Bullet jackets made from fired .22 cases tend to be work hardened and must be annealed before forming the ogive. A nose fold, from a flap of jacket material buckling under at the tip, can be solved in three ways:

  • Heat the jackets to dim red in a dark room, then allow them to cool.
  • Use a larger tip opening or a large lead tip on the bullet.
  • Support the ogive at the tip with lead instead of making an open tip design.

If you heat a rimfire jacket too much, it may become so soft that when you form the ogive, the pressure of bringing the nose down into the curve of the die will buckle the shank portion of the bullet. This makes dents or folds around the circumference. When the jacket is too hard, it folds at the tip instead of buckling in the shank area. Fortunately, there is a broad range of anneal temperatures and times that work, on either extreme of too soft or too hard. A regular propane torch is sufficient for annealing. Most gas or electric home cooking ovens with self cleaning feature get hot enough to anneal or at least stress relieve the jackets so they won't fold.


When swaging lead bullets, or when forming points on lead tip, flat point jacketed bullets, the exposed surface of the lead can be roughly formed under some circumstances. The tips of bullets with a large flat point may be rough simply because they were not pressed against any smooth steel surface to acquire a smooth finish: the very tip of a large flat point bullet may be formed simply by pushing the bullet less than all the way into the point forming die. Since the end of the bullet is being formed from within, by moving the lead forward, rather than from pressing against a punch or the end of the die, the end may be uneven and rough.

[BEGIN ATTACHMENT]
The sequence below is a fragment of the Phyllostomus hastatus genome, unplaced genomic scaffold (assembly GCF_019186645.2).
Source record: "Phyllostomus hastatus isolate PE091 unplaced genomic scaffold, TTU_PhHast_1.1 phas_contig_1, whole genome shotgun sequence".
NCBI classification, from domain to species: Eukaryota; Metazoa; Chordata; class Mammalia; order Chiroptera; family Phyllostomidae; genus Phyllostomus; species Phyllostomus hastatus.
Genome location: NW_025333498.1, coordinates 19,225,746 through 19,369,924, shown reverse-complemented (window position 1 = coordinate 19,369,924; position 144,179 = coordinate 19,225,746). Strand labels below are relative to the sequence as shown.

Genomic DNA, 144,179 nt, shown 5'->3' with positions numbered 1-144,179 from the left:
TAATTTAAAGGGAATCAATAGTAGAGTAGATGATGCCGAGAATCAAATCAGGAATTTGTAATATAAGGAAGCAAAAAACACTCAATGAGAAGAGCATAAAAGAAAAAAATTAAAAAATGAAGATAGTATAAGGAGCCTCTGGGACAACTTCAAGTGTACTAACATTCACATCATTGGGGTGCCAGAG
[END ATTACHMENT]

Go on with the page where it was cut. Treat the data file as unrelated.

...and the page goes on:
There are four ways to fix the rough flat end of a lead tip bullet:

  • Use a lead tip forming die to follow the point former, finishing the flat lead tip.
  • Turn the bullet over and gently push it backward into the PF die, cleaning up the tip.
  • Push the bullet all the way to the end of the point form die.
  • Use a special point forming die with a fitted ejection punch (larger than standard).

An additional trick is to use a large hollow point punch, which eliminates most of the lead tip. The remaining lead around the cavity is easy to square off by gently tapping it with the base punch as the bullet is pushed slightly backward into the PF die, or by using the HP punch in this manner instead of the flat base punch.

When the problem is roughness on the sides of a lead bullet, the problem is usually caused by (1) insufficient swaging pressure, or (2) too undersized a diameter of lead wire or core for the die cavity. Folding and wrinkling can take place at the surface of the lead when a core too small for the die is inserted and compressed. The folds and wrinkles don't trap air in any significant quantity, but the tiny amount they do trap can form small pits on the surface. Sometimes you can reduce or eliminate the lubricant with a lead bullet, which can help produce a shiny surface at the expense of possible leading of the die (which then starts to cause further surface pitting of the bullet). A fine balance between too much and too little lubricant may be found to produce a nice surface finish.